But the U.S. record has hardly been unblemished. The United States was reluctant to admit people fleeing persecution by the Nazis and fascist governments in Europe, and more recently, refugees from Haiti fleeing violence and a right-wing dictator also struggled to gain admission, said Dorothee Schneider, a lecturer in the department of history at the University of Illinois at Urbana-Champaign.

"The U.S. government has always been of two minds when it comes to providing refuge for people fleeing political, economic and natural disasters in their home country," Schneider said.

People from Central American countries, such as El Salvador, have had to resort to the Temporary Protected Status program after natural disasters — in El Salvador’s case, a 2001 earthquake — in order to find refuge from violence and economic desperation, Schneider said. 

Stephanie J. Nawyn, an associate professor in the department of sociology at Michigan State University, agreed with Schneider.

"The United States has a history of both accepting and repelling forced migrants," Nawyn said.

Communities of faith, especially Jewish and Christian, were very involved in advocating for Jewish refugees fleeing the Holocaust, but the U.S. government turned them away during that same time and forced them to return to Germany where they were killed, Nawyn said.

Under the Displaced Persons Act of 1948, the United States admitted — within quota constraints — more than 350,000 of the nearly 7 million people displaced after World War II, the U.S. Citizenship and Immigration Services website said.

The United States did not have an official refugee policy until the Refugee Act of 1980, experts told us. The act created a federal refugee resettlement program to help refugees attain economic self-sufficiency in the United States.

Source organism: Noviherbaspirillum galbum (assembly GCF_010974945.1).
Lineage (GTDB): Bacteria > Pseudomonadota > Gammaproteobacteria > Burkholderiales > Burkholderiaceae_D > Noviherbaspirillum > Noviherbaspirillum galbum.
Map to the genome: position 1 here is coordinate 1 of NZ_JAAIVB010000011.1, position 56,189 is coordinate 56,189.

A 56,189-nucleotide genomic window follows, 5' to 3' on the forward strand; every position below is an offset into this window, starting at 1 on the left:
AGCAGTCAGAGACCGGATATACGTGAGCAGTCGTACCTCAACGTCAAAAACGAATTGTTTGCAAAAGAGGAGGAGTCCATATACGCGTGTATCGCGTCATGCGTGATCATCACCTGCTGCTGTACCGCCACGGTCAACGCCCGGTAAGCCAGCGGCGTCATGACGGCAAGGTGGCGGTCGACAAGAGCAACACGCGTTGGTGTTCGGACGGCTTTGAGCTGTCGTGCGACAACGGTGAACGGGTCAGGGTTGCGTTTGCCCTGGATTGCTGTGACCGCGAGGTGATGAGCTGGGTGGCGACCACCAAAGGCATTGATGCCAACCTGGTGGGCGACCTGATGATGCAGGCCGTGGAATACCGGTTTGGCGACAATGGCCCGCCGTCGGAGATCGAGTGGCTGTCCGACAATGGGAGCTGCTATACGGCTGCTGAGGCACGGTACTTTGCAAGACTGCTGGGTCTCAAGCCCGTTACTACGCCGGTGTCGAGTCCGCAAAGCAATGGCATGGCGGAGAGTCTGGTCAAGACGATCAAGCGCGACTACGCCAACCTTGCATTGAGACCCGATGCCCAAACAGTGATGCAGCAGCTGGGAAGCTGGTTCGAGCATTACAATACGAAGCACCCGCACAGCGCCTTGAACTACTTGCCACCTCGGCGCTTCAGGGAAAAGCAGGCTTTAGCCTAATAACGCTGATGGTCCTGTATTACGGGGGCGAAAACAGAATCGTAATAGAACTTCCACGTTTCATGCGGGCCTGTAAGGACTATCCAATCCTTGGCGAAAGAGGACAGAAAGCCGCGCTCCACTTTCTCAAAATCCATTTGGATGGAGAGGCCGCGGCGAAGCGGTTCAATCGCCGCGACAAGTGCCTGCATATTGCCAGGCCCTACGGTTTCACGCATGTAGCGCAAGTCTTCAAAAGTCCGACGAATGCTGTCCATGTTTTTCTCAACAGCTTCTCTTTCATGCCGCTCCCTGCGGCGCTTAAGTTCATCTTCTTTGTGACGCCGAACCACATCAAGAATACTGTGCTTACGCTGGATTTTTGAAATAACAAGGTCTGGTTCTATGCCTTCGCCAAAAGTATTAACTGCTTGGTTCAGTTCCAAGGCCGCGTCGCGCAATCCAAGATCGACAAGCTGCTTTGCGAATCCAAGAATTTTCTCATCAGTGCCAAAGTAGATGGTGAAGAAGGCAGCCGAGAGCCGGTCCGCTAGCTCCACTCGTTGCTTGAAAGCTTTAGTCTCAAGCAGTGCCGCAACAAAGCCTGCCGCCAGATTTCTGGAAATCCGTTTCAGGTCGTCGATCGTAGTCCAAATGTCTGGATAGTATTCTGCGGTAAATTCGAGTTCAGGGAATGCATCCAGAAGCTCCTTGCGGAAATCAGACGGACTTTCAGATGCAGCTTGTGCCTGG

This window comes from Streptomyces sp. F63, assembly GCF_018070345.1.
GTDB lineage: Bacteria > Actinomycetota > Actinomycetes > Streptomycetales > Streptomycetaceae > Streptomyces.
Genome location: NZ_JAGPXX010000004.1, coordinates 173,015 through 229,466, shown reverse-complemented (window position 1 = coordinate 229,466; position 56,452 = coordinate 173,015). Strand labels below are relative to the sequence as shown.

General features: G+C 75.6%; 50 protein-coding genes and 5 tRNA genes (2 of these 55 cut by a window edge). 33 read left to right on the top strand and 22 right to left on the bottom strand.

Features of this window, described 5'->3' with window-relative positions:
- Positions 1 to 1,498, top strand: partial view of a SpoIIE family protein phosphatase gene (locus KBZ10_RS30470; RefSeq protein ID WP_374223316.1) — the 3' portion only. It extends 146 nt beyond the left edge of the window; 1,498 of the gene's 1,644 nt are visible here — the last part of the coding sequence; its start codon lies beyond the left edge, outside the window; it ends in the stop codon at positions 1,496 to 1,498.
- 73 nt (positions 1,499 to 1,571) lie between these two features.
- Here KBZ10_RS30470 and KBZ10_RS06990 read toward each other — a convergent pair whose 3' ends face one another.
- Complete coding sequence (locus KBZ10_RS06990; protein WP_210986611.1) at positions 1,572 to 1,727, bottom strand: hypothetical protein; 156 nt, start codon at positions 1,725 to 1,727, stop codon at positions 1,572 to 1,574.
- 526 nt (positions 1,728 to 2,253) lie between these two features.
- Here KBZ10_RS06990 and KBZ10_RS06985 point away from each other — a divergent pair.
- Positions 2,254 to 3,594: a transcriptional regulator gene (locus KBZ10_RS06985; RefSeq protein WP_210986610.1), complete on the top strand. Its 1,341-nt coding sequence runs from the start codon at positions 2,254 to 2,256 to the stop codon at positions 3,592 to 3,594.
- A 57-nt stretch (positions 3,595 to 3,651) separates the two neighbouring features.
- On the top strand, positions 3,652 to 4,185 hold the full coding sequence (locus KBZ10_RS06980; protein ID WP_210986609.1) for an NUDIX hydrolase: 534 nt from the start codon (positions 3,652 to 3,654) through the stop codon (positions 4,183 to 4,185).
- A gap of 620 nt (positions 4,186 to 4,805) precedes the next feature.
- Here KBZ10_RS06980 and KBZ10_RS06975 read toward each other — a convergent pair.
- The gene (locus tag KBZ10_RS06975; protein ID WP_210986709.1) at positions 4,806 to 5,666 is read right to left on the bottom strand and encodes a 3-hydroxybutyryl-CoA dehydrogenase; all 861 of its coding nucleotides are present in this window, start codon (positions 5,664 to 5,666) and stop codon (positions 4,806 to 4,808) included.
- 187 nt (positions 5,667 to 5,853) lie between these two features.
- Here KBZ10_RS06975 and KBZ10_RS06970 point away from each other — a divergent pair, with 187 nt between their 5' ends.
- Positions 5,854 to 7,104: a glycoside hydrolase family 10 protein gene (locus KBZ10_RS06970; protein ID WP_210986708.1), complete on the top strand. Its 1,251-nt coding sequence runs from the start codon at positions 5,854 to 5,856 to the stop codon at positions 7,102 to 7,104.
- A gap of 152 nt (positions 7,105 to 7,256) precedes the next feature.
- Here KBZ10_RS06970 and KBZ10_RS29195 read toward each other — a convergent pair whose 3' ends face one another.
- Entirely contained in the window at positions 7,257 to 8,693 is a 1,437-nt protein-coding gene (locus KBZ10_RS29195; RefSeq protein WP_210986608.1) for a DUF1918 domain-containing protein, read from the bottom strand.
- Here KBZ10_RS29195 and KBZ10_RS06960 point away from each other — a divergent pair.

"Before that time, the United States only admitted refugees from communist countries, i.e. Hungary, Cuba, Indochina," said Mae M. Ngai, Lung Family Professor of Asian American Studies and professor of history at Columbia University.

"Cubans who touched American soil were automatically granted asylum. Haitians fleeing the repressive Duvalier regime were refused," Ngai said.

Since 1980, the United States uses global norms for determining refugee and asylum eligibility — a reasonable fear of persecution if returned to the home country based on ideology, religion, race, Ngai said.

In the early 1980s, through the Refugee Act of 1980, the United States resettled upward of 200,000 refugees every year, Nawyn said.

"And then the pendulum swung back, and we completely stopped resettlement for a time after 9/11," she said, adding that no refugees were involved in the attacks, but rather individuals who came on non-immigrant visas.

In recent years, the U.S. resettled about 70,000 refugees per fiscal year. The Obama administration raised the refugee cap for 2016 to 85,000, to allow in more refugees, including from war-torn Syria. It also set a goal of admitting 110,000 refugees in 2017.

But in the end, with Trump as president for most of the fiscal year, only 53,716 refugees were admitted.

Trump campaigned promising to reduce legal immigration and advanced that pledge by slashing the refugee cap for 2018 to 45,000.

"The time has come for a new immigration commission to develop a new set of reforms to our legal immigration system ... To keep immigration levels, measured by population share, within historical norms," Trump said in August 2016.

"We need a system that serves our needs — remember, it’s America First," Trump said.

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"Why are we having all these people from shithole countries come here?"
in a White House meeting
Thursday, January 11, 2018